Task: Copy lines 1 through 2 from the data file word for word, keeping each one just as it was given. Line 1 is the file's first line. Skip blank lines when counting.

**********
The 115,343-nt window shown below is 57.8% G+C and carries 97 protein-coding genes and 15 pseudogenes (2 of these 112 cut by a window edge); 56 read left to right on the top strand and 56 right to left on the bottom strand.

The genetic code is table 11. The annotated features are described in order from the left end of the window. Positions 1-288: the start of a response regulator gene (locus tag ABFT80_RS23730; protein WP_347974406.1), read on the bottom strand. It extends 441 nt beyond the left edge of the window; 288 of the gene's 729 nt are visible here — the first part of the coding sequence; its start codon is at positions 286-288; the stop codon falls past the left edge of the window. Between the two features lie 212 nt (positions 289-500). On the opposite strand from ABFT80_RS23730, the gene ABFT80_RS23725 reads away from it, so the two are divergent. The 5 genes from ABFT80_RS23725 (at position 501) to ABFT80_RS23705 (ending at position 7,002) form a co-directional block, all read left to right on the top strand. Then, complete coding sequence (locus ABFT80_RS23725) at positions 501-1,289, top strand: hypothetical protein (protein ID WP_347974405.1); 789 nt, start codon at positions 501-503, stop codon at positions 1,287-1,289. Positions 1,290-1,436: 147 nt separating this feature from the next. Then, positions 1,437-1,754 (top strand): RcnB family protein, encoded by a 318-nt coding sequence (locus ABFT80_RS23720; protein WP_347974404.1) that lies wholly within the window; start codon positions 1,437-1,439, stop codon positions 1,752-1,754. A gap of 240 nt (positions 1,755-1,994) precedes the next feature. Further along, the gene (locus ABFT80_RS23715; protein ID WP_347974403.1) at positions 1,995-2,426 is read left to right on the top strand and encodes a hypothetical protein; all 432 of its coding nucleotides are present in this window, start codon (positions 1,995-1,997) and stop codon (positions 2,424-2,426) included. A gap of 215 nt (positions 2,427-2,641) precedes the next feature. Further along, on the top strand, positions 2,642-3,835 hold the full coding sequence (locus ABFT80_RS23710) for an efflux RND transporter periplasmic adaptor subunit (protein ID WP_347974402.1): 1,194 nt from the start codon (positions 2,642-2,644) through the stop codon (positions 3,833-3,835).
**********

The 115,343-nt window shown below is 57.8% G+C and carries 97 protein-coding genes and 15 pseudogenes (2 of these 112 cut by a window edge); 56 read left to right on the top strand and 56 right to left on the bottom strand.

The genetic code is table 11. The annotated features are described in order from the left end of the window. Positions 1-288: the start of a response regulator gene (locus tag ABFT80_RS23730; protein WP_347974406.1), read on the bottom strand. It extends 441 nt beyond the left edge of the window; 288 of the gene's 729 nt are visible here — the first part of the coding sequence; its start codon is at positions 286-288; the stop codon falls past the left edge of the window. Between the two features lie 212 nt (positions 289-500). On the opposite strand from ABFT80_RS23730, the gene ABFT80_RS23725 reads away from it, so the two are divergent. The 5 genes from ABFT80_RS23725 (at position 501) to ABFT80_RS23705 (ending at position 7,002) form a co-directional block, all read left to right on the top strand. Then, complete coding sequence (locus ABFT80_RS23725) at positions 501-1,289, top strand: hypothetical protein (protein ID WP_347974405.1); 789 nt, start codon at positions 501-503, stop codon at positions 1,287-1,289. Positions 1,290-1,436: 147 nt separating this feature from the next. Then, positions 1,437-1,754 (top strand): RcnB family protein, encoded by a 318-nt coding sequence (locus ABFT80_RS23720; protein WP_347974404.1) that lies wholly within the window; start codon positions 1,437-1,439, stop codon positions 1,752-1,754. A gap of 240 nt (positions 1,755-1,994) precedes the next feature. Further along, the gene (locus ABFT80_RS23715; protein ID WP_347974403.1) at positions 1,995-2,426 is read left to right on the top strand and encodes a hypothetical protein; all 432 of its coding nucleotides are present in this window, start codon (positions 1,995-1,997) and stop codon (positions 2,424-2,426) included. A gap of 215 nt (positions 2,427-2,641) precedes the next feature. Further along, on the top strand, positions 2,642-3,835 hold the full coding sequence (locus ABFT80_RS23710) for an efflux RND transporter periplasmic adaptor subunit (protein ID WP_347974402.1): 1,194 nt from the start codon (positions 2,642-2,644) through the stop codon (positions 3,833-3,835).